Cryptography is widely claimed to be useful in establishing trust in electronic assertions (such as an assertion that the holder of a certain public key is also the registered owner of a certain domain) . The argument goes like this: a certain operation (E) on the assertion A resulting in an artefact A is mathematically intractable (i.e. practically impossible) without knowledge of a certain secret S. Another bit of information, Pi which is not secret, but instead publicly available can be used to verify whether A was produced using a given secret Si or not using the inverse mathematical operation to E, D. Pi can only be used to prove this for only one other secret. Therefore if you know P and the binding between P and the entity owning the secret it can verify (say Bi(P,E,A)) then you can be sure that E produced A with S. In order to be sure of this binding, you can rely on a second binding which makes the statement that Bi(P,E,A) is valid. By chaining these bindings, as long as you have one binding which you are sure of (for example because someone you trust gave it to you) then you can be sure of Bi and ultimately the source of A.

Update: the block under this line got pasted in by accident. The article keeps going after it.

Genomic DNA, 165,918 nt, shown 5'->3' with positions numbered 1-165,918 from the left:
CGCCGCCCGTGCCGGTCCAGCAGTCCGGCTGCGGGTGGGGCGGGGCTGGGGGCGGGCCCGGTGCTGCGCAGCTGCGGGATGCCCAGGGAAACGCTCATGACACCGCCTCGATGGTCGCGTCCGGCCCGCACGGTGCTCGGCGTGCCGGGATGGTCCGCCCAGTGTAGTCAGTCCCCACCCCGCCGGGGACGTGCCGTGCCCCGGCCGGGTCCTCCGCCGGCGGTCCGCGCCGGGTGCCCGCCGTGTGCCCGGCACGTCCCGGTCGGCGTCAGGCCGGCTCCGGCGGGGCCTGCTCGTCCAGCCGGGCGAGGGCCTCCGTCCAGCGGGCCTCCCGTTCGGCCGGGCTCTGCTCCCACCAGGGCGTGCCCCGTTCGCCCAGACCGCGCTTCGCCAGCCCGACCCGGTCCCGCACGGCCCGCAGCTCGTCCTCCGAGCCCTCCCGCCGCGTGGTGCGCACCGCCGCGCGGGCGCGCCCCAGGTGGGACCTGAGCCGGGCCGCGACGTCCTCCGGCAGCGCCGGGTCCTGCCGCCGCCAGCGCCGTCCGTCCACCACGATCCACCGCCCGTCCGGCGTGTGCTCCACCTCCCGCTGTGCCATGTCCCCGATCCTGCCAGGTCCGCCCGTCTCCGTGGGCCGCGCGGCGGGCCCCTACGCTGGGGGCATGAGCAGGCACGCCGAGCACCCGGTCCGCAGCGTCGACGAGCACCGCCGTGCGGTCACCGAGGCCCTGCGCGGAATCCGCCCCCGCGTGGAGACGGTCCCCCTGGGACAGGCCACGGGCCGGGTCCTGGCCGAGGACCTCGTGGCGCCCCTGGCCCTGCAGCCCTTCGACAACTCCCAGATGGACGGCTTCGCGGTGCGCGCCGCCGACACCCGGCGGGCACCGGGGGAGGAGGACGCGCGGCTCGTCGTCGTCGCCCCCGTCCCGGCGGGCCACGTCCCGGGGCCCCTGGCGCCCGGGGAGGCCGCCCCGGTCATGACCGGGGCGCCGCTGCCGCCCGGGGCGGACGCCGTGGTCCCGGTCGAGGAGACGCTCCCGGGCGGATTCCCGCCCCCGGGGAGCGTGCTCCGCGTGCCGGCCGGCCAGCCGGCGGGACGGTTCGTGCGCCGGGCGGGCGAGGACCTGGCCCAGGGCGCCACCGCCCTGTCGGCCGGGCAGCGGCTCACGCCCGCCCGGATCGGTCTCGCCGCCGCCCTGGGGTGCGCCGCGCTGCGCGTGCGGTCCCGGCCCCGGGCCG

This is all fine and dandy, but the problem is with the dumb user. Ultimately the way this works is that your computer performs D and tells you whether Pi corresponds to Si or not. No user is capable of checking whether D was performed correctly or whether instead the computer just said – yeah, looks good to me, without actually doing D at all, therefore the user has to trust the computer and its software. So the user, most of whom wouldn’t know a public key from a public toilet, is tasked with figuring out whether the computer was telling porkies or not. How can this be done? The options are limited to one: you trust the person who gave you the device that they neither cooked the machine deliberately nor exposed it to anyone else who could have cooked it instead. This is almost as hard as figuring by another means other than crypto whether for example, a document was really sent by a specific individual – for example by phoning them and listening to their voice telling you that they sent it.